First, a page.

This is technical note explaining how to define counterfactuals on partially observable Markov decision processes (POMDP).

The POMDP formalism is explained here. This note will just sketch out how counterfactuals are defined; the full details will be in the final paper.

Taking another action

Suppose that an agent has been active for n turns on POMDP μ, and has seen history hn. Then suppose it wants to estimate the counterfactual of what would have happened if had done other actions after timestep t<n. So what is the counterfactual probability of history hm, t<m, which can be written as:

μ(hm∣(hn)c,ht).

This rather clunky notation (let me know if there's a better way of writing this) is trying to estimate the probability of hm, given that hn is the counterfactual history, and both hn and hm start with ht before diverging.

It might seem surprising that no policy is mentioned in that expression - after all, the probability of a history is given by the environment μ and the agent's action choices. But histories like hm include action choices, so these don't need to be specified separately.

The first thing to notice is that μ and hn give a probability distribution over st, the (hidden) state at timestep t. And the value of st can change the subsequent probability of hm. So the counterfactual probability is defined as:

μ(hm∣(hn)c,ht)=∑s∈Sμ(st=s∣hn)μ(hm∣ht,st=s).

Counterfactual equivalence

Though the counterfactual probability is defined in terms of the states, the expression itself only involves histories.

Thus if μ and μ′ are two POMDPs with the same sets of actions and observations (but potentially different sets of states) we can say they are counterfactually equivalent if they generate the same counterfactual probabilities:

∀hm,hn,ht:μ(hm∣(hn)c,ht)=μ′(hm∣(hn)c,ht).

Consider the simple POMDP μ (actually, an MDP, since it's fully observable), defined as:

The reasons for the notation will be explained in a later post; but here, starting from a single state, the agent can take one of two actions, and each action has a 0.5 chance of ending up in one of two states.

Now consider the POMDP μ′, defined as:

Here there are one of two initial states, each equally likely, and then each action will lead with certainty to another state that comes from the initial hidden state and the action choice.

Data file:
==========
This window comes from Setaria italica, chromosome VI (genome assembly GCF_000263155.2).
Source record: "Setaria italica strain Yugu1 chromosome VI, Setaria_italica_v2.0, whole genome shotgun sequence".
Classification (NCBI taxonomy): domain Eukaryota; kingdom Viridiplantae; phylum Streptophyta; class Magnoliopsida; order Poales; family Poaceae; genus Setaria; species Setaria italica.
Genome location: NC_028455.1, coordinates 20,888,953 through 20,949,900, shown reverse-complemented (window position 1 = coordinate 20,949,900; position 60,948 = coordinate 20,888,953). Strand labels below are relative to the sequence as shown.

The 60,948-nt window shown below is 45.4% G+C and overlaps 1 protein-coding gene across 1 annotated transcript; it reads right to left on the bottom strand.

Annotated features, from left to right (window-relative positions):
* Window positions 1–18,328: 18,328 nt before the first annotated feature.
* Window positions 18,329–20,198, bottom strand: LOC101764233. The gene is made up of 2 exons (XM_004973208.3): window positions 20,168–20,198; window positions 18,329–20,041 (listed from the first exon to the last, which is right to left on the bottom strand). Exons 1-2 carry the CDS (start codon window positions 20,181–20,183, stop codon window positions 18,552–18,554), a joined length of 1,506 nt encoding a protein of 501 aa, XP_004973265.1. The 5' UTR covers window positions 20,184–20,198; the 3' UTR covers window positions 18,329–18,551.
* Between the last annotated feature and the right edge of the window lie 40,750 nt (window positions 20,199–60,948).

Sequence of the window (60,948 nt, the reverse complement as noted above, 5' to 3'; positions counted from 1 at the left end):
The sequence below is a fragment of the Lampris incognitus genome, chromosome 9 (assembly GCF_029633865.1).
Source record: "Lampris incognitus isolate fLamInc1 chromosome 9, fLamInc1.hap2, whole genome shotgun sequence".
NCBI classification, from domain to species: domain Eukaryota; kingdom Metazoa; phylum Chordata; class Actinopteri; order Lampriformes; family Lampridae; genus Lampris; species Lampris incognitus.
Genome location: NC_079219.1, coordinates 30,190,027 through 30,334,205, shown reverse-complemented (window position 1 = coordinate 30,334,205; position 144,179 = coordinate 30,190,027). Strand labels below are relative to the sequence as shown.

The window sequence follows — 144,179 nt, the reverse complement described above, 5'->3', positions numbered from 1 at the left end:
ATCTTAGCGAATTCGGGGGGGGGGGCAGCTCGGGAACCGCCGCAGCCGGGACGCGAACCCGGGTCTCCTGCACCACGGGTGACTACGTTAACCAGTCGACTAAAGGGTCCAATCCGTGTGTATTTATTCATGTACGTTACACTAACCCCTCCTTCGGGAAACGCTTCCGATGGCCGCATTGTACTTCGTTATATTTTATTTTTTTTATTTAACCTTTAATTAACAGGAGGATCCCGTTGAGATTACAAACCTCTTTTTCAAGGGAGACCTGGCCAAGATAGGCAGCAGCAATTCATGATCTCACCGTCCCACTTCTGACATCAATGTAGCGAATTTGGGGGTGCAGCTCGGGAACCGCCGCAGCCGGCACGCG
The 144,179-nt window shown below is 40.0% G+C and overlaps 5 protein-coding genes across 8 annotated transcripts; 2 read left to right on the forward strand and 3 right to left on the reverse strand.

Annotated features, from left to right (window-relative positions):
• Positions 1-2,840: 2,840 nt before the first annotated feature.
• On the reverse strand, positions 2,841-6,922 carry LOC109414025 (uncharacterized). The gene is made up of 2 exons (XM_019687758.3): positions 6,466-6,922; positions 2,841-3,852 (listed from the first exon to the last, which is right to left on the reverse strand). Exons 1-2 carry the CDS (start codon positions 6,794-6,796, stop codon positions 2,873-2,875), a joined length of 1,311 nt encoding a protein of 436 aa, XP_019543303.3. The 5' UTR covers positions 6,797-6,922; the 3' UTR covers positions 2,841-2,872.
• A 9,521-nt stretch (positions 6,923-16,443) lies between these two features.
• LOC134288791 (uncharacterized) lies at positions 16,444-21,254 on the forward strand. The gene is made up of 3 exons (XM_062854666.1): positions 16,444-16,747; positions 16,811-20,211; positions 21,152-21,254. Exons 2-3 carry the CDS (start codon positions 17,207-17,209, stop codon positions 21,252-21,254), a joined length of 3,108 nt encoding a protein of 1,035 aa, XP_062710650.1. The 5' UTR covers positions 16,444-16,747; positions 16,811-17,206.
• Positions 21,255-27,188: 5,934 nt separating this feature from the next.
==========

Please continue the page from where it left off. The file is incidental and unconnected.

Note that there are four possible histories on μ and μ′, and two are compatible with each action, and those two are equally probable given that action. So every history will appear with equal probability on μ and μ′: they are observationally equivalent.

However, they are not counterfactually equivalent. For instance, μ(o0awow0∣o0aror1,o0)=0.5, but

A putative new idea for AI control; index here.This is technical note explaining how to define counterfactuals on partially observable Markov decision processes (POMDP).

The POMDP formalism is explained here. This note will just sketch out how counterfactuals are defined; the full details will be in the final paper.

## Taking another action

Suppose that an agent has been active for n turns on POMDP μ, and has seen history hn. Then suppose it wants to estimate the counterfactual of what would have happened if had done other actions after timestep t<n. So what is the counterfactual probability of history hm, t<m, which can be written as:

This rather clunky notation (let me know if there's a better way of writing this) is trying to estimate the probability of hm, given that hn is the counterfactual history, and both hn and hm start with ht before diverging.

It might seem surprising that no policy is mentioned in that expression - after all, the probability of a history is given by the environment μ and the agent's action choices. But histories like hm include action choices, so these don't need to be specified separately.

The first thing to notice is that μ and hn give a probability distribution over st, the (hidden) state at timestep t. And the value of st can change the subsequent probability of hm. So the counterfactual probability is defined as:

## Counterfactual equivalence

Though the counterfactual probability is

definedin terms of the states, the expression itself only involves histories.Thus if μ and μ′ are two POMDPs with the same sets of actions and observations (but potentially different sets of states) we can say they are

counterfactually equivalentif they generate the same counterfactual probabilities:Consider the simple POMDP μ (actually, an MDP, since it's fully observable), defined as:

The reasons for the notation will be explained in a later post; but here, starting from a single state, the agent can take one of two actions, and each action has a 0.5 chance of ending up in one of two states.

Now consider the POMDP μ′, defined as:

Here there are one of two initial states, each equally likely, and then each action will lead with certainty to another state that comes from the initial hidden state and the action choice.

Note that there are four possible histories on μ and μ′, and two are compatible with each action, and those two are equally probable given that action. So every history will appear with equal probability on μ and μ′: they are

observationally equivalent.However, they are not counterfactually equivalent. For instance, μ(o0awow0∣o0aror1,o0)=0.5, but

Conversely, if we consider the POMDP μ′′:

Then it's not hard to check that it's counterfactually equivalent with μ.